Degradation of water quality in supply and distribution systems is one of the foremost problems that water companies are faced with. It is everyday practice in many countries to maintain a residual quantity of a disinfectant such as chlorine throughout the system, in order to ensure the safety of distributed water. However, the chlorine added at the water treatment plant disappears as it travels to the consumer tap, due to reactions in the bulk of the flow and at the pipe walls. This paper analyses the influence on free chlorine bulk decay of several water quality parameters, such as temperature, initial chlorine dosage, organic matter and iron content. The performance of five alternative kinetic models for describing the disinfectant behaviour is also assessed, considering both static and steady-state flow conditions. For the conditions tested, a parallel pseudo-first order model provided the best results.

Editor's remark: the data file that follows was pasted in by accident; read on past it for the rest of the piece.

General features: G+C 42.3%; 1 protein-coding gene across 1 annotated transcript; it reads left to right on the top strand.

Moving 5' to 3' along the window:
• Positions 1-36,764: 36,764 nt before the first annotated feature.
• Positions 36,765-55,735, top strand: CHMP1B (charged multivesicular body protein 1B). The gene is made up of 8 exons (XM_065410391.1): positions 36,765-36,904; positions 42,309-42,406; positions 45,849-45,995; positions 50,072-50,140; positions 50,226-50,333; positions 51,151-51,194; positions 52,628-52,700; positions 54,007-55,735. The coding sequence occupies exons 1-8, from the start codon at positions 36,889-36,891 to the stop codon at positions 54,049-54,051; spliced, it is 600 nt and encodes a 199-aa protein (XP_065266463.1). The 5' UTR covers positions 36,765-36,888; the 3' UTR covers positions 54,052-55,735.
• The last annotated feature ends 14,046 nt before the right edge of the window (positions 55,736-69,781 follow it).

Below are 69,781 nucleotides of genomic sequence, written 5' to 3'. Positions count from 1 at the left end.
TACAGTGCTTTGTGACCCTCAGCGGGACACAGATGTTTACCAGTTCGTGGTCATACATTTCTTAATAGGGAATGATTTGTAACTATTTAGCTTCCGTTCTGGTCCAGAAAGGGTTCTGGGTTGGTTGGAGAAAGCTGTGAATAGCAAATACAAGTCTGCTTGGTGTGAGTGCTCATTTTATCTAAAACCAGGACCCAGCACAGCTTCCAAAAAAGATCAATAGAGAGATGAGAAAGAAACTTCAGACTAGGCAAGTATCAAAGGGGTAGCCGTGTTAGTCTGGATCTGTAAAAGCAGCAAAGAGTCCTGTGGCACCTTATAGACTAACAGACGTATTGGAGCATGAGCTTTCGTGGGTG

Although, in practice, parallel first order kinetic models fit experimental data better than the classic first order model, most water quality modelling software still relies on the latter as a base choice. The paper discusses practical conditions that may influence model selection for network simulation purposes, and the relevance of the associated errors.

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